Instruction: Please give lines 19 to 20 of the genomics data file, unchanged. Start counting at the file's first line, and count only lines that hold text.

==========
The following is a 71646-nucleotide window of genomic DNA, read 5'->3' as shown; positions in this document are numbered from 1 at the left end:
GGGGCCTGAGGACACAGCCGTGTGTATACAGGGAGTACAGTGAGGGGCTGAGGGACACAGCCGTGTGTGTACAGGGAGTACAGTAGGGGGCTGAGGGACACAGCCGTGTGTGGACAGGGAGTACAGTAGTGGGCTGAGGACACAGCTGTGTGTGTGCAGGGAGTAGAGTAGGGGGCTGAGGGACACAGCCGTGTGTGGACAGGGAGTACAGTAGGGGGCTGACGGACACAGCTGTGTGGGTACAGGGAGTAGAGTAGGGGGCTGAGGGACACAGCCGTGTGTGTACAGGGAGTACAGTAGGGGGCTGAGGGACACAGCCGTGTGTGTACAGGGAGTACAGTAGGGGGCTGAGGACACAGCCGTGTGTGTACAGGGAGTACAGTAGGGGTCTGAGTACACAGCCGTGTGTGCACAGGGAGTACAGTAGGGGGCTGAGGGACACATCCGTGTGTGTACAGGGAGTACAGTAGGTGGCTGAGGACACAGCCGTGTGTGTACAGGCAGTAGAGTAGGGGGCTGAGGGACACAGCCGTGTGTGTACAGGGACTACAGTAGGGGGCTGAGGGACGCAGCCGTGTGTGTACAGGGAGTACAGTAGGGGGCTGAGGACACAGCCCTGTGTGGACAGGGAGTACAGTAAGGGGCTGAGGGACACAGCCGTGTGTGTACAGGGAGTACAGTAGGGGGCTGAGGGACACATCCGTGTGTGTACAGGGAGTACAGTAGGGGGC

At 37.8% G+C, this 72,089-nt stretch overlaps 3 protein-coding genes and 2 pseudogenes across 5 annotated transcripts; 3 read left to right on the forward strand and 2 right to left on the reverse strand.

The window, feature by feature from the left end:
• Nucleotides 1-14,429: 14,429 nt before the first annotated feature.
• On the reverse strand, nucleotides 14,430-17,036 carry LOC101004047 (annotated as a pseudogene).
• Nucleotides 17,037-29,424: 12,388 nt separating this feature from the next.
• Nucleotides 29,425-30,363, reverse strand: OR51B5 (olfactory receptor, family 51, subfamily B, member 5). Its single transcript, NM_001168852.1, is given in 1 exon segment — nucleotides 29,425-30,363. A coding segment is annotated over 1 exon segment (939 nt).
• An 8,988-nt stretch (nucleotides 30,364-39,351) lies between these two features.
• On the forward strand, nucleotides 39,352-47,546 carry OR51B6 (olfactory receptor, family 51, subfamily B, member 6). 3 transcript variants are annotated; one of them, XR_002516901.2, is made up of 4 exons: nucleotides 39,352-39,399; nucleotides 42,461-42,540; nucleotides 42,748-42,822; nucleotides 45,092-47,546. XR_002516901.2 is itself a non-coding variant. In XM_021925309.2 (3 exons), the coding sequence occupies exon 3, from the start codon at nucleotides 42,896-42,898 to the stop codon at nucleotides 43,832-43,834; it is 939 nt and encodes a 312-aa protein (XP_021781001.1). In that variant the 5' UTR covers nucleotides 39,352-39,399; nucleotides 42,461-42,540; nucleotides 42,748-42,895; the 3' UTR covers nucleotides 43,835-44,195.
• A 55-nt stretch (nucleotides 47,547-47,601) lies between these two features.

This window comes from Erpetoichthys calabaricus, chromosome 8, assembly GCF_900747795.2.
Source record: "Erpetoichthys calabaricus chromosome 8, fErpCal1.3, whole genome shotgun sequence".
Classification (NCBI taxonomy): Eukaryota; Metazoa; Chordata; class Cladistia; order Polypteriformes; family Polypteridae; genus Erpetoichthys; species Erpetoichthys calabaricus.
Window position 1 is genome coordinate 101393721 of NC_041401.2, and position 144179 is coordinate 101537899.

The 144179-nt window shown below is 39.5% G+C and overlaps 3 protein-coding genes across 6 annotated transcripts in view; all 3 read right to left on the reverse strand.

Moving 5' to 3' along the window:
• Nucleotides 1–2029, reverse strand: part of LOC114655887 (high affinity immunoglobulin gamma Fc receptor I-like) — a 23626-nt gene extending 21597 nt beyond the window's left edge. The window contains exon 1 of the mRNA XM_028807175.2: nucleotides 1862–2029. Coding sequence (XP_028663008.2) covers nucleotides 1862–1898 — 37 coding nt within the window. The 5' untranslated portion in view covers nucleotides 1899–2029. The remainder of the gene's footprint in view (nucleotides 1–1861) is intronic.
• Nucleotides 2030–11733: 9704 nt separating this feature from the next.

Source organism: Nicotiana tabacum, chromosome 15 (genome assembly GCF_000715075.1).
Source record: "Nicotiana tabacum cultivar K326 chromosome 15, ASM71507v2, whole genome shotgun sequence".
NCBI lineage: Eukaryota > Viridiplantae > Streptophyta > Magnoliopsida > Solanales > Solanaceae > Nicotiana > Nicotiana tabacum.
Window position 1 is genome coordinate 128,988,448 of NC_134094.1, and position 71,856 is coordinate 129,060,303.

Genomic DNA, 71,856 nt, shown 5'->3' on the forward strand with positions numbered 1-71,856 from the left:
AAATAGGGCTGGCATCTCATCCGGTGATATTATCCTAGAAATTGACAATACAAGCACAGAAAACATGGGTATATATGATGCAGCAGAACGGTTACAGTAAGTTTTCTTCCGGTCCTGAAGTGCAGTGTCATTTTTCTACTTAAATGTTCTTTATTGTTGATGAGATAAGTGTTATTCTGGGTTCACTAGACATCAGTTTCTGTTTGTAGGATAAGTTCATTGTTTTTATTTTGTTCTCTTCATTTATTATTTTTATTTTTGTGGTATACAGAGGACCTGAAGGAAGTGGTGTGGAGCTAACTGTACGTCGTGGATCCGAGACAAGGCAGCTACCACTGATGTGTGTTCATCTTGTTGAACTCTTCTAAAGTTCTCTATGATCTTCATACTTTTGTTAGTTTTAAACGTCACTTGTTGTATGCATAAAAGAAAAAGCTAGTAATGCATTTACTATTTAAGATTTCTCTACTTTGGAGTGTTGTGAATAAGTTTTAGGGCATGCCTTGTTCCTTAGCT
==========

• Nucleotides 2030–11733: 9704 nt separating this feature from the next.

Source organism: Nicotiana tabacum, chromosome 15 (genome assembly GCF_000715075.1).